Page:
But our media has collapsed. They’ve questioned no one. One of the reasons Bush and Cheney are so daring is that they know there’s nobody to stop them. Nobody is going to write a story that says this is not a war, only Congress can declare war. And you can only have a war with another country. You can’t have a war with bad temper or a war against paranoids. Nothing makes any sense, and the people are getting very confused. The people are not stupid, but they are totally misinformed.
Q: You’ve called the country “The United States of Amnesia.” Is this something in our genes?
Vidal: No, it’s something in our rulers. They don’t want us to know anything. When you’ve got a press like we have, you no longer have an informed citizenry.
I was involved somewhat with Congressman Con-yers on what happened in Ohio during the last Presidential election.
Conyers is the ranking Democrat on the Judiciary Committee, and he went up there with a bunch of researchers. They went from district to district, and they found out how the election was stolen. He wrote a report that was published by a small press in Chicago. To help out, I said I’d write a preface for him on how the election was stolen. We were thinking that might help. But The New York Times and The Washington Post were not going to review the book about how we had a second Presidential election stolen. They weren’t going to admit it.
A huge number of Americans still believe that Saddam Hussein was responsible for 9/11. You have a people that don’t know anything about the rest of the world, and you have leaders who lie to them, lie to them, and lie to them.
It’s so stupid, everything that they say. And the media take on it is just as stupid as theirs, sometimes worse. They at least have motives. They are making money out of the republic or what’s left of it. It’s the stupidity that will really drive me away from this country.
Q: When were the media better?
Vidal: They’ve never been much good. They belong to the people who own them. But they were better, the level was higher. There used to be foreign correspondents in other countries. There’s nobody abroad now. The New York Times gave up being anything except a kind of shadow of The Wall Street Journal. The Washington Post is the court circular. What has the emperor done today? And who will be the under-assistant of the secretary of agriculture? As though these things mattered.
Q: What do you think of the public advertising of one’s faith among political leaders? They make a show of going to church and participating in ceremonies.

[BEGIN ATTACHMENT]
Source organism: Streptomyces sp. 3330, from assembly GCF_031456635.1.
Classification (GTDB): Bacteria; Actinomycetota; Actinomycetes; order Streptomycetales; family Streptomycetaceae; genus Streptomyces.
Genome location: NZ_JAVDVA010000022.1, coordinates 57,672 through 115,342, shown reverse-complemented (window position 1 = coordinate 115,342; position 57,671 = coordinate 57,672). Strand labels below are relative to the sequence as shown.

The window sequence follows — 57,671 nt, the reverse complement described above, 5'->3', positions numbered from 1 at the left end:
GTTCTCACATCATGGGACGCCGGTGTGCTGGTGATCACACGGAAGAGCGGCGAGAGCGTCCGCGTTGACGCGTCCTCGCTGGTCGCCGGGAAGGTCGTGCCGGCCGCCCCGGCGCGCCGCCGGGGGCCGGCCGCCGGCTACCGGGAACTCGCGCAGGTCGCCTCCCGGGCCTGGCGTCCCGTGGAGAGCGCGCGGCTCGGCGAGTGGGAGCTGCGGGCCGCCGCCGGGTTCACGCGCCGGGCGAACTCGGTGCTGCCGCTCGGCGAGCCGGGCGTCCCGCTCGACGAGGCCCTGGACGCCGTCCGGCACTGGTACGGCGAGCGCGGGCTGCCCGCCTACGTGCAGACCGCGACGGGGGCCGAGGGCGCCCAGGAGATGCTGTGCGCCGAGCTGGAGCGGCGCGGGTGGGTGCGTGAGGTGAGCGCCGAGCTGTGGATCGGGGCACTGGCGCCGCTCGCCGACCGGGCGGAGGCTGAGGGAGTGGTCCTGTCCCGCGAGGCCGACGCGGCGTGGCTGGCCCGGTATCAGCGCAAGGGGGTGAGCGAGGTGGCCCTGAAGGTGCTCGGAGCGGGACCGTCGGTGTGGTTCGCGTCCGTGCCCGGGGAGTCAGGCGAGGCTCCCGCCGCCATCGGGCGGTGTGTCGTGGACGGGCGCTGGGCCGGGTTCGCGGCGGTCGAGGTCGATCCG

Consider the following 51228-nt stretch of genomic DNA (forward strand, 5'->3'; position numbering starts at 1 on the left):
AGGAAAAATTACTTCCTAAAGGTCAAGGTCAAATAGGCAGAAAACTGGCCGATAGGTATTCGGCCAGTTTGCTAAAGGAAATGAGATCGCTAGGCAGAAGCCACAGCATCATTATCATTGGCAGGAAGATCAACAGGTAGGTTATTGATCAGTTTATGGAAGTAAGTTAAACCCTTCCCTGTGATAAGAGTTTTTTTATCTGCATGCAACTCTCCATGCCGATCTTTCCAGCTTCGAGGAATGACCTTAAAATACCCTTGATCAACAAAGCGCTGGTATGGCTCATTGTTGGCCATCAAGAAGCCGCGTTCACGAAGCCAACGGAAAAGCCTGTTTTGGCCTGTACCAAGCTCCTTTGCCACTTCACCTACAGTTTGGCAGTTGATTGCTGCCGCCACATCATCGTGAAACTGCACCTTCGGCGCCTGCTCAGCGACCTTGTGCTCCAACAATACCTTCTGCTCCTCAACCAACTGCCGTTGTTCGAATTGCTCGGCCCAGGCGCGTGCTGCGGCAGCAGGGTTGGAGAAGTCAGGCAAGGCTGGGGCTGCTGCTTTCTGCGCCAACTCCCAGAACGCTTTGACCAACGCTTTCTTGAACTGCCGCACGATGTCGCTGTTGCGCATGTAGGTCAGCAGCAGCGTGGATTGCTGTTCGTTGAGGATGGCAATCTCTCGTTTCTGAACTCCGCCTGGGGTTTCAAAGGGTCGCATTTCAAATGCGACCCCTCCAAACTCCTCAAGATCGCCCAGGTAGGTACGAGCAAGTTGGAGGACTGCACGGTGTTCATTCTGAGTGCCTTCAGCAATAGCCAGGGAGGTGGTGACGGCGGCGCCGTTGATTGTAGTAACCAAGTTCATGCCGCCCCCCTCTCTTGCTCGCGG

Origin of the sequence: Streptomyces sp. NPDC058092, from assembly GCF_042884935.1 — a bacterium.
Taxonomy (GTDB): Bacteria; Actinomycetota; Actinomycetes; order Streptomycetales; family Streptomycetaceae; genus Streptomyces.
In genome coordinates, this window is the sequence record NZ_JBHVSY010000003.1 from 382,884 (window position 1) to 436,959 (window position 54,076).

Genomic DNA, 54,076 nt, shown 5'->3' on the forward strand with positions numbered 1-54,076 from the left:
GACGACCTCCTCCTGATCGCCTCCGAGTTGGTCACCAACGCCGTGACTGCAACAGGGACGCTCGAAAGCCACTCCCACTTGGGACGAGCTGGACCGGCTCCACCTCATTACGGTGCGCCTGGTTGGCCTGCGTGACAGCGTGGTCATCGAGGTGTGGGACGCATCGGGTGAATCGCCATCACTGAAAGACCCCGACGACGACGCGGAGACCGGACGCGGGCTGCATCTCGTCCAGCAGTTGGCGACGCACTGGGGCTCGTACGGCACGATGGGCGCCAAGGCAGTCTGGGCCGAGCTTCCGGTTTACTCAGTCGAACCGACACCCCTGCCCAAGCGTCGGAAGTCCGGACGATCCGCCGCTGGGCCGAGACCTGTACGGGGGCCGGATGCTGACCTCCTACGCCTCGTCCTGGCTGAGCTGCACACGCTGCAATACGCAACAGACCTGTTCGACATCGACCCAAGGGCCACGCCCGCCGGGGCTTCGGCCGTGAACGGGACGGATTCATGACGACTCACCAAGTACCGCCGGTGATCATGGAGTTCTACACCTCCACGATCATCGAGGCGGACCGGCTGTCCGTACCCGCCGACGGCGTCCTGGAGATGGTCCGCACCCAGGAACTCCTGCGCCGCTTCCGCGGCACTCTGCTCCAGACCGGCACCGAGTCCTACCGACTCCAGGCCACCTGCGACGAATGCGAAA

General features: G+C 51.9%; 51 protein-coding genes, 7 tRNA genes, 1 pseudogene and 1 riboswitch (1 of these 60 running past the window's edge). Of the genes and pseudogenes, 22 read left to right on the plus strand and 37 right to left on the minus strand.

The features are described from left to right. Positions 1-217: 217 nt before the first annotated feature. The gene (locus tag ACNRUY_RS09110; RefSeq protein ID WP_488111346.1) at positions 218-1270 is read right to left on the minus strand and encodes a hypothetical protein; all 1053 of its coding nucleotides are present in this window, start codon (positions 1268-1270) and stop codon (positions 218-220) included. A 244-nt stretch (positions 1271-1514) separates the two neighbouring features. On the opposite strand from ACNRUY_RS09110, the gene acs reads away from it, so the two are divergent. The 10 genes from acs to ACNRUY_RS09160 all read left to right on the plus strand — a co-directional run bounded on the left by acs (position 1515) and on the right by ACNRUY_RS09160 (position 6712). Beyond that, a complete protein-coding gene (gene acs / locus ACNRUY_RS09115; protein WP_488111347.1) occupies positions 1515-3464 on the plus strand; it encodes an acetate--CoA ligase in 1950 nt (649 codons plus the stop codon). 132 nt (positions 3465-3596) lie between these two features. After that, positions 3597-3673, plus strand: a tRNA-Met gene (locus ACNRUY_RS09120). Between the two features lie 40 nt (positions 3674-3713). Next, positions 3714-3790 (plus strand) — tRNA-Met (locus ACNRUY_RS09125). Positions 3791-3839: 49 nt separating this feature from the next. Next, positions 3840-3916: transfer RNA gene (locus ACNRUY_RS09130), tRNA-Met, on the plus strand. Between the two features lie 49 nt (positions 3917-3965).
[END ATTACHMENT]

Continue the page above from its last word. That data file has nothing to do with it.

Vidal: Personally I find it sickening, and very much against what our Founders had in mind. Remember that the country was mostly founded by Brits, and England’s always gotten credit for having invented hypocrisy. So we are reflecting our British heritage when we hypocritically talk about how religious we are.
Q: Is the U.S. more like Sparta than Athens?
Vidal: We’re not so good as either. We certainly are not warlike. Spartans were based upon military service. We don’t want that. We want to make money, which I always thought was one of the most admirable things about Americans. We didn’t want to go out and conquer other countries. We wanted to corner wheat in the stock market or something sensible like that. So we are very unbelligerent. We were dragged screaming into World War I. Well, we were slightly enthusiastic about that, but we were very innocent farm people in those days. In World War II, we fought to stay out of that war. And every liberal figure in the United States from Norman Thomas on was anti-war. They were isolationists in the old populist tradition. So we never had a chance of being Sparta.
Q: Talk about the role of the opposition party, the Democrats.
Vidal: It isn’t an opposition party. I have been saying for the last thousand years that the United States has only one party—the property party. It’s the party of big corporations, the party of money. It has two right wings; one is Democrat and the other is Republican.
Q: What can people do to energize democracy?
Vidal: The tactic would be to go after smaller offices, state by state, school board, sheriff, state legislatures. You can turn them around and that doesn’t take much of anything. Take back everything at the grassroots, starting with state
legislatures. That’s what Madison always said. I’d like to see a revival of state legislatures, in which I am a true Jeffersonian.
Q: Do you see any developments on the horizon that might suggest an alternative?
Vidal: Newton’s Third Law. I hope that law is still working. American laws don’t work, but at least the laws of physics might work. And the Third Law is: There is no action without reaction. There should be a great deal of reaction to the total incompetence of this Administration. It’s going to take two or three generations to recover what we had as of twenty years ago.
David Barsamian is the director of Alternative Radio in Boulder, Colorado. His latest book is “Original Zinn: Conversations on History and Politics.”